Fattdad, Dr. Wright was one of my college professors. Really nice guy - landed me an awesome summer internship. My guess is the studies of his that you are referencing are related to slope stability.

RE: Zone of moisture changes

Terratek,

I'm aware of the practical aspects of Dr. Wright's work. How would his research in slope stability negate the OP in addressing zone of moisture change, which he attributes to the development of fully-softened soil strength. Maybe I don't get your ultimate point?

f-d

ípapß gordo ainÆt no madre flaca!

RE: Zone of moisture changes

I think its relevant to at least provide some insight to the OP that the studies you are referencing are in no way making an attempt to investigate potential heaving of foundations on horizontal ground surfaces. Were the studies done in the presence of active clays? What kind of permeability did the soils have? Did slope movements or surficial sloughing create any fracturing or ponding that could have increased the depth of moisture penetration compared to a static, flat site?

I guess my "ultimate" point is that while spending tedious time reading slope stability papers could give you some insight to the depth of active moisture change, its not a practical way to get a usable answer, in my opinion. To suggest that OP should read a slope stability study and possibly determine that the active depth in Amarillo could be up to 20 ft deep almost laughable.

Also, should OP want to research the work, it would probably make the document search a little easier if it was know that "Slope Stability" would be the predominate topic.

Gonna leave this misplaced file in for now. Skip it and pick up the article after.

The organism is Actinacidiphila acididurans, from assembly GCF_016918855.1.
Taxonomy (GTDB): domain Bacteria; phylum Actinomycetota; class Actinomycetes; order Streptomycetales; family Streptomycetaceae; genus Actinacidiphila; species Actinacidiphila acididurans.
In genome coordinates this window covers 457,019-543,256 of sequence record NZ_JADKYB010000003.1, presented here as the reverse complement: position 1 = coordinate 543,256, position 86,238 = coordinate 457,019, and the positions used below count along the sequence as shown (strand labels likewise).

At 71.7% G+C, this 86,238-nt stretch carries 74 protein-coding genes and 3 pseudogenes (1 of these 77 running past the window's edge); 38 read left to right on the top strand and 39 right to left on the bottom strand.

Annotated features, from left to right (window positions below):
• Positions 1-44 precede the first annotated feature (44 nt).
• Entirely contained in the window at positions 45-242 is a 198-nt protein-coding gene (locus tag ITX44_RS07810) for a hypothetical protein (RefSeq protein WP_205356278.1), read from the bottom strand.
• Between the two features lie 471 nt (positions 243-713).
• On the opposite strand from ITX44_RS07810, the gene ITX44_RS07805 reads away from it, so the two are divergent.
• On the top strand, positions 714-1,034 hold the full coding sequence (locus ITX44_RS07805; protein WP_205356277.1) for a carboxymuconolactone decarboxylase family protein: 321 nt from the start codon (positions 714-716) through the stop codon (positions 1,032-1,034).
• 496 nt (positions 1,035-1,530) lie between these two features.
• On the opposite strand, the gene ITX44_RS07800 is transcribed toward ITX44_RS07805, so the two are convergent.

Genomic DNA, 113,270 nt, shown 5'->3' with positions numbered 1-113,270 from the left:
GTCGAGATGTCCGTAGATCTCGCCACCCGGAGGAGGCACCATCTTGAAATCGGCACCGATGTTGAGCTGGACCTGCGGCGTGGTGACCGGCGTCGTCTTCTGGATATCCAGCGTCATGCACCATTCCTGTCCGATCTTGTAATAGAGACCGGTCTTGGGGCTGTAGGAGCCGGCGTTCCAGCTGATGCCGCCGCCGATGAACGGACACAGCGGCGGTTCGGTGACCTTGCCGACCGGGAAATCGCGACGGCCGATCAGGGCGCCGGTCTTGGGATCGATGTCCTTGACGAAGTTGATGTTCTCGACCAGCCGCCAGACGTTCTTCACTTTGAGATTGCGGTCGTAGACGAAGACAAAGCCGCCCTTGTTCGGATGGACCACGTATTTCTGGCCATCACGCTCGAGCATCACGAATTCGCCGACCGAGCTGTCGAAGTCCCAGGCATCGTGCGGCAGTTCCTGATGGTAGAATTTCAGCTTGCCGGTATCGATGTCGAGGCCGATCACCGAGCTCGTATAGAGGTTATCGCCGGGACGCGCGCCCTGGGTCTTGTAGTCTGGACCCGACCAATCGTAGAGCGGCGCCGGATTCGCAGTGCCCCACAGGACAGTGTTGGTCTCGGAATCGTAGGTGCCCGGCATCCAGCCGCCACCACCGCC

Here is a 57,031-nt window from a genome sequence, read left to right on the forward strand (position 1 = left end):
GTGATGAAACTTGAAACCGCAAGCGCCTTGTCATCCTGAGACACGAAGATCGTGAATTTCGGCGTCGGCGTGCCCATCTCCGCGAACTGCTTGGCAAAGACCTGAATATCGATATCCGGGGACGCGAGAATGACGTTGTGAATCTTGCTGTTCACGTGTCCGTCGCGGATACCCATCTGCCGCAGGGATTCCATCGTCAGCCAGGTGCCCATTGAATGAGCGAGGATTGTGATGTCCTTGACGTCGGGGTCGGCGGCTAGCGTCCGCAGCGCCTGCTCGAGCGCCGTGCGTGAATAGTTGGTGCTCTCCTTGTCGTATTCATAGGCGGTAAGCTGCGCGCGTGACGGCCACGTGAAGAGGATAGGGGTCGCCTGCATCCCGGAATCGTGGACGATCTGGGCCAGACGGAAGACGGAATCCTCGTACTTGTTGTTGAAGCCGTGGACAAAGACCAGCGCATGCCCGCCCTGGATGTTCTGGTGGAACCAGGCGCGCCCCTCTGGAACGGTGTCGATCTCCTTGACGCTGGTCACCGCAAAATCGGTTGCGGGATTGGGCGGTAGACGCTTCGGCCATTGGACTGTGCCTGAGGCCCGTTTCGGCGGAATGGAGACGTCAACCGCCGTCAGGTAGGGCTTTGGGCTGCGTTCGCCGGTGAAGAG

RE: Zone of moisture changes

o.k. then. Laugh away!

f-d

ípapß gordo ainÆt no madre flaca!

RE: Zone of moisture changes

That's the problem with these type of forums. I was simply adding more value to your post, fattdad, by pointing out that your info probably came from slope stability research. That's it. Nothing more was implied. It is completely valid that someone point that out since you didn't. I was polite about it, too. Instead of just letting the information lie there to be seen, you took umbrage at what you conceived as a challenge and attempted to challenge me, irrespective of the fact that I laid out practical advice to the OP based on direct experience in the area. So if my reply to your challenge revealed my true thoughts about overly deep assumptions of active depth based on research papers and not direct experience, well, you did ask for it.

Shame too-because I've read many of your posts and you appear to be more technically competent than me in geotech, overall, if not in the active soils arena.

RE: Zone of moisture changes

Also i want to add that CPTu test can help detect horizons effected by seasonal changes , same thing for DCPT you will notice small N of blows in the uppers portion of the soil followed by increase in N blows in soils of less sensitivity to seasonal changes

RE: Zone of moisture changes

my comment was based on a conversation I had with Dr. Wright at a CGPR workshop at Virginia Tech. I haven't studied under Dr. Wright and read few of his papers. I did not suggest that the OP read Dr. Wright's slope stability papers. I just suggested that he see whether Dr. Wright had any publication that spoke to that matter as he has some background in both Texas and on the subject matter.

Meant no harm to you or the OP. I didn't try to make a statement beyond my familiarity. I did not think my point, "Laughable," as you suggested. You have reacted to my point and I to yours. I'm sure we'd have a fine time in life if/when we meet.

f-d

ípapß gordo ainÆt no madre flaca!